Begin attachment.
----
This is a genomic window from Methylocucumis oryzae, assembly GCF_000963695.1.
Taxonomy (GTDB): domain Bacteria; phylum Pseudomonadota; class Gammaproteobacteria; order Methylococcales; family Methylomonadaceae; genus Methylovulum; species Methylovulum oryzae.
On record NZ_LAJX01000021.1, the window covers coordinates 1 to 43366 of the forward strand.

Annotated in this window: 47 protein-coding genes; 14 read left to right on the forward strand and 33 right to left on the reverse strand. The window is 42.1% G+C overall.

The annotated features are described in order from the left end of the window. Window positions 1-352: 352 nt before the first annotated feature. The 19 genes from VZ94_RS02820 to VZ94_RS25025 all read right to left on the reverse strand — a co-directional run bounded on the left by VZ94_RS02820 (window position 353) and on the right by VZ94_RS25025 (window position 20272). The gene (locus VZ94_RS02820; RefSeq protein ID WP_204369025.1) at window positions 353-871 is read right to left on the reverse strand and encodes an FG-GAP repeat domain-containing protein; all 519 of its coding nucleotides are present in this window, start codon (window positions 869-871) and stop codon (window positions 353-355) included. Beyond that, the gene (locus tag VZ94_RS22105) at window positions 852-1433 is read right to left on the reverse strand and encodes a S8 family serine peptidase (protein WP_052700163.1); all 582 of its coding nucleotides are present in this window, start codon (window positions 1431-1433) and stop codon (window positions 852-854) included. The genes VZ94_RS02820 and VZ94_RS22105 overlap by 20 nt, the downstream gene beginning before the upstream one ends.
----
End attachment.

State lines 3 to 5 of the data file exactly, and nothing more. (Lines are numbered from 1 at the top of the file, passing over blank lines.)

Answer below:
On record NZ_LAJX01000021.1, the window covers coordinates 1 to 43366 of the forward strand.

Annotated in this window: 47 protein-coding genes; 14 read left to right on the forward strand and 33 right to left on the reverse strand. The window is 42.1% G+C overall.

The annotated features are described in order from the left end of the window. Window positions 1-352: 352 nt before the first annotated feature. The 19 genes from VZ94_RS02820 to VZ94_RS25025 all read right to left on the reverse strand — a co-directional run bounded on the left by VZ94_RS02820 (window position 353) and on the right by VZ94_RS25025 (window position 20272). The gene (locus VZ94_RS02820; RefSeq protein ID WP_204369025.1) at window positions 353-871 is read right to left on the reverse strand and encodes an FG-GAP repeat domain-containing protein; all 519 of its coding nucleotides are present in this window, start codon (window positions 869-871) and stop codon (window positions 353-355) included. Beyond that, the gene (locus tag VZ94_RS22105) at window positions 852-1433 is read right to left on the reverse strand and encodes a S8 family serine peptidase (protein WP_052700163.1); all 582 of its coding nucleotides are present in this window, start codon (window positions 1431-1433) and stop codon (window positions 852-854) included. The genes VZ94_RS02820 and VZ94_RS22105 overlap by 20 nt, the downstream gene beginning before the upstream one ends.